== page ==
I deserved it. I didn’t get it. And those who didn’t give it to me are evil.
That’s the “Cliffs Notes” version of some remarks made to a reporter by Michael Moore last week. Moore was on the red carpet at Washington, DC’s Uptown Theatre, the night of the premiere of his new film “Capitalism: A Love Story.”
Unlike recent interviews of Moore that you might have seen at, oh, say, CNN (Thanks Larry King for breathlessly hanging on Moore’s every word), CNSNews.Com reporter Nichloas Ballasy scored a brief, low-keyed, on-camera interview wherein he actually asked Moore an intelligent question.
Noting that Moore has been financially successful in the American capitalistic economic system, Ballasy asked “...How would you justify making a movie where you paint capitalism as evil?”
“Well, capitalism did nothing for me, starting with my first film” Moore replied. “You know, I had to pretty much beg, borrow and steal. The system is not set up to help somebody from the working class make a movie like this and get the truth out there…”
Amazing how easily one guy can dismiss an idea (capitalism) that has empowered and transformed nations for more than two centuries. .
I realize these were just spontaneous, off-handed remarks that Moore was making, but if he wants us to take him seriously – and by every indication he does – then his words are fair-game for scrutiny.
So let’s start from the beginning on this one. “..Capitalism did nothing for me, starting with my first film.” This statement indicates no comprehension of the many ways in which capitalism has enabled the very existence of the film industry, and allowed Moore the possibility of a career as a film producer. Without our capitalistic economy, there’s a good chance that neither of these things - - neither the industry, nor Moore’s career in it – would have ever materialized. Certainly neither of these things would have flourished the way they have, without capitalism.
But why bother with historical facts or, for that matter, objective reality? Michael feels scorned, so, therefore, his perceived assailants are just “bad.”
Then there’s this sentence: “You know, I had to pretty much beg, borrow, and steal.” I’ll presume that Moore isn’t admitting to actual “theft,” but rather, he is saying that he had to struggle to find the funding necessary to produce his first film.
And, gosh, think about it. Michael had a struggle in his life. He encountered challenges on his way to becoming a wealthy film producer. His career was not instantly given to him. It was difficult for him to produce his first film. Shouldn’t we all feel terrible about this?
The things Michael wanted were not simply given to Michael, so, therefore, “the system” is obviously “bad.” Moore even said as much: “…The system is not set up to help somebody from the working class make a movie like this and get the truth out there…”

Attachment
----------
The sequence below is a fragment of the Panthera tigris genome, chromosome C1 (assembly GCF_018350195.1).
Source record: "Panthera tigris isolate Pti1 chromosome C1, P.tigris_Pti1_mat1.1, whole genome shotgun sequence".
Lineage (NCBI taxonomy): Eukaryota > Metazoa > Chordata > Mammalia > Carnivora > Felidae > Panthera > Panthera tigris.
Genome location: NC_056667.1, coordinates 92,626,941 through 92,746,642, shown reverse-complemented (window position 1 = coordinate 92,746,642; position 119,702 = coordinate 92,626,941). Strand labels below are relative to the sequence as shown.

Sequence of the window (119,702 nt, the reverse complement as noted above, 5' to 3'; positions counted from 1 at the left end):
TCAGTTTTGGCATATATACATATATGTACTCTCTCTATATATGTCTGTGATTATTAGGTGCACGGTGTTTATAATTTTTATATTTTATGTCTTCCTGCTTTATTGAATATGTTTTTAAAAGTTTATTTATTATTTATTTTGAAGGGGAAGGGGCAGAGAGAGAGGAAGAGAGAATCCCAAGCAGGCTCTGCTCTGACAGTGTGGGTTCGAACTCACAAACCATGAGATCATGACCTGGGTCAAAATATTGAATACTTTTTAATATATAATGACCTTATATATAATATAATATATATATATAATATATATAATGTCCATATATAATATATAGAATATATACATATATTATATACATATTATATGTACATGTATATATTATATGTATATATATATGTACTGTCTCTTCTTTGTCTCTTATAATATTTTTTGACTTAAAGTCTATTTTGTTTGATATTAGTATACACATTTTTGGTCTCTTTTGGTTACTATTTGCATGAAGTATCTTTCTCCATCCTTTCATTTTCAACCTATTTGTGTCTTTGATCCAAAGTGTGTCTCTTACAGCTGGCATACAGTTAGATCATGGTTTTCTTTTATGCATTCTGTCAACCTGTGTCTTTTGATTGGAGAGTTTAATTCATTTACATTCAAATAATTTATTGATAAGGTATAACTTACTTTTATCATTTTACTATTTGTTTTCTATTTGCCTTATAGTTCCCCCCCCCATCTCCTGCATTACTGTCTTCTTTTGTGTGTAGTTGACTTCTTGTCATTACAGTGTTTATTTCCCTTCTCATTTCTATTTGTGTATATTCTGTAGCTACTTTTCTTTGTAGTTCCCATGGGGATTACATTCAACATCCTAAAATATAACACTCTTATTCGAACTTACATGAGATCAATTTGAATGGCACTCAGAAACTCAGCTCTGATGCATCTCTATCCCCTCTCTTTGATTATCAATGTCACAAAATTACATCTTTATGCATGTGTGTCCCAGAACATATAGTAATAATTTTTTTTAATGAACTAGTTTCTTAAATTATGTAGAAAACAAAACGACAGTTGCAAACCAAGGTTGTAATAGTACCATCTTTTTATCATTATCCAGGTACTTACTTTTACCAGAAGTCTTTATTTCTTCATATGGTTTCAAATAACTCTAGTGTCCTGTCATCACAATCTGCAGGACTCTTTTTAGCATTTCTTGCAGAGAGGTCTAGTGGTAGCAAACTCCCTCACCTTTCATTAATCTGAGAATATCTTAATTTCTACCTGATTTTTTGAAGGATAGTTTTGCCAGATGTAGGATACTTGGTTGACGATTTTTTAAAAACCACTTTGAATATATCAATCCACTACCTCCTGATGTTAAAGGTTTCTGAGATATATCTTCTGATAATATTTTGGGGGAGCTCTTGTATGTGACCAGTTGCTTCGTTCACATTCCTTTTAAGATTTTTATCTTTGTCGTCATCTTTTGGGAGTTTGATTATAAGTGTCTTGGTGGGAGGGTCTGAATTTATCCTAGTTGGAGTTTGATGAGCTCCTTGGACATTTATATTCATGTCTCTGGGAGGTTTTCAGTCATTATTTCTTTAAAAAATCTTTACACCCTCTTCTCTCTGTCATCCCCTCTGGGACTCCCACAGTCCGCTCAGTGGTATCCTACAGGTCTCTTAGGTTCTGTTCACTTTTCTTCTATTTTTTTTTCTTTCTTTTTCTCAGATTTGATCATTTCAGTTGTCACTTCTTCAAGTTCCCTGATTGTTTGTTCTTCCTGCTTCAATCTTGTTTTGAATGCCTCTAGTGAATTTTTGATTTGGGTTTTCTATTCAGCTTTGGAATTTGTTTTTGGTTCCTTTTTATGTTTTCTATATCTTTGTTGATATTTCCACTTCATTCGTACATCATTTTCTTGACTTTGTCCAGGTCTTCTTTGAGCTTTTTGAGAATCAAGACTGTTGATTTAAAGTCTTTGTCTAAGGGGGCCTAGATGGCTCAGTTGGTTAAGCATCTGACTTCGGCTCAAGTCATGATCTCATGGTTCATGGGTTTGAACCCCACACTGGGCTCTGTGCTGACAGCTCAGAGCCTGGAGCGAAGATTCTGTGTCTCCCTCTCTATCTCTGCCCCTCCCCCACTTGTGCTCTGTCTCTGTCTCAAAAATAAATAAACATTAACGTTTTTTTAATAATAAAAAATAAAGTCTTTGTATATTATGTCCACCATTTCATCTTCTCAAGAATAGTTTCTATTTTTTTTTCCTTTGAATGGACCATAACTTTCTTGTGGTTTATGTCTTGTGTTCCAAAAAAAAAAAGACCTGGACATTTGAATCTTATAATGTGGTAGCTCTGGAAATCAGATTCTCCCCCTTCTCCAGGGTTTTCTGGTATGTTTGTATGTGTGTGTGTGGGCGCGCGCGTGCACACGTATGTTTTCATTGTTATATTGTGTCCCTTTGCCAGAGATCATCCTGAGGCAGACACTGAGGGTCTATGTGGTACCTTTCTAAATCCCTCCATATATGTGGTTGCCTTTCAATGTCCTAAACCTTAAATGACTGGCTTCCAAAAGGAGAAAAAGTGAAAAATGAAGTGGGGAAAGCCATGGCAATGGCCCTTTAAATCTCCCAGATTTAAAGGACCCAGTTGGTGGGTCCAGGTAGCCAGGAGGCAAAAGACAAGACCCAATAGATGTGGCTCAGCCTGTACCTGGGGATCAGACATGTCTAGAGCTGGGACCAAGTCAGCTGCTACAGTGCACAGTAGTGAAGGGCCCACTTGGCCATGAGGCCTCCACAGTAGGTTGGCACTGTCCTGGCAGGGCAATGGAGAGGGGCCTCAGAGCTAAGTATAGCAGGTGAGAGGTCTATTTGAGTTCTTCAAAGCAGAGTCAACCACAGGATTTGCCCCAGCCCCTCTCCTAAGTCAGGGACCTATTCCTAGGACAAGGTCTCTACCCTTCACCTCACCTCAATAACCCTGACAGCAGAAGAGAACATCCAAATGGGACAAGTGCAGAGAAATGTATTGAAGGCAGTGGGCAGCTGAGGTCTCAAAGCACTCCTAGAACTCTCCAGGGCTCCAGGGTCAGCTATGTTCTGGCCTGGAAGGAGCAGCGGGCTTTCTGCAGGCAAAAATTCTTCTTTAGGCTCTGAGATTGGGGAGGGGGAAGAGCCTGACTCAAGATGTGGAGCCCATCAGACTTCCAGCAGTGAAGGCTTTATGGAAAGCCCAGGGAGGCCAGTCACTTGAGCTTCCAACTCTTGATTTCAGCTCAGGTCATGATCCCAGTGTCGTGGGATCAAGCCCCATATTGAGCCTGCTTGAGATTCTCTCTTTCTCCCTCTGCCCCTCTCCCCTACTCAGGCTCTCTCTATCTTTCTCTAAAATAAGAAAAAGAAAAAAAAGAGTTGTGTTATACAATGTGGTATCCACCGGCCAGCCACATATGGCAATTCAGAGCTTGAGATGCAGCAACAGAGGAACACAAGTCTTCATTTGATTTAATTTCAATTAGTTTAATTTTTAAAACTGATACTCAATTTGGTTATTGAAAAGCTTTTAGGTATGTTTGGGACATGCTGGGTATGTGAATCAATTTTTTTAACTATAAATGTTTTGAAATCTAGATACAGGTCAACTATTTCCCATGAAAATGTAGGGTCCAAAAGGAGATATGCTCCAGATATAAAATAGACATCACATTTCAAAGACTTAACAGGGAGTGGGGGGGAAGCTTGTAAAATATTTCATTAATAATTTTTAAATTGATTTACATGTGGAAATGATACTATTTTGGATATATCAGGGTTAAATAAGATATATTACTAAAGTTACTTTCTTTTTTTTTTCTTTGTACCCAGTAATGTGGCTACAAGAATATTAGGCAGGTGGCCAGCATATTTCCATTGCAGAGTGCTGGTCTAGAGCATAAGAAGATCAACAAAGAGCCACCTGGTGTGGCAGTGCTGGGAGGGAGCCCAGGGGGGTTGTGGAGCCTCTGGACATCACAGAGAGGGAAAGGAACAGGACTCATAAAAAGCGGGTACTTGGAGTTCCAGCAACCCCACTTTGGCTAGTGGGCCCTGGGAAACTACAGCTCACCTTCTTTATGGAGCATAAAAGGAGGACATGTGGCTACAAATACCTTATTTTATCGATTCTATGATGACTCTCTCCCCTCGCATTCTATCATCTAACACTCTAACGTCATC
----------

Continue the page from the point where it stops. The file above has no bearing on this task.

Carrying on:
Fortunately, most Americans don’t expect their lives to be struggle-free, nor do they expect to always be given what they want when they want it. A majority of us are grateful for the opportunities that the economy affords us, and we make the best of those opportunities.
But again, don’t bother with objective reality. “The system” did not give Michael what Michael believes that Michael deserved, at a time when Michael believed that Michael deserved it. The system, therefore, is evil.
Moore continued his account of his perceived victimization, telling Ballasy “… in ‘Fahrenheit 9/11’ if you remember, capitalism, the Disney Corporation, tried to kill that film--tried to make it so that people couldn’t see it. My book ‘Stupid White Men’--Harper Collins tried to kill that book so that people couldn’t see it. It's only because I put the light of day on it and told people what was going on did people get the chance to see these things.”
Here, Moore’s words amount to a huge non sequitur. Again, if we are to take him seriously (and by every indication he wants us to), then, where he states “capitalism, the Disney Corporation, tried to kill that film...,” we must infer that “capitalism” and “the Disney Corporation” are synonymous.
Then, with his “capitalism=Disney” formula established, Moore states that Disney’s choice to NOT do business with him on a particular film project left him, Michael Moore, victimized. Similarly, when the Harper Collins publishing group chose to NOT work with Moore on a particular book project, Moore was further victimized.
Of course, Michael Moore should be free to write, produce, say and do whatever Michael Moore chooses. But for Michael Moore, such freedoms do not apply to others. Both a publishing and a film production company made choices that Michael Moore did not approve of, so, therefore the "system" is evil.
As long as narcissistic, self-centered people like Michael Moore continue to believe that they are so incredibly entitled – entitled to a book or movie deal, entitled to the services of another professional (a Medical Doctor, perhaps?), and so forth – capitalism, and, thus, our way of life, will be at risk.
Hey Michael... "this time it’s personal..."
Austin Hill is an Author, Consultant, and Host of "Austin Hill's Big World of Small Business," a syndicated talk show about small business ownership and entrepreneurship. He is Co-Author of the new release "The Virtues Of Capitalism: A Moral Case For Free Markets." , Author of "White House Confidential: The Little Book Of Weird Presidential History," and a frequent guest host for Washington, DC's 105.9 WMAL Talk Radio.
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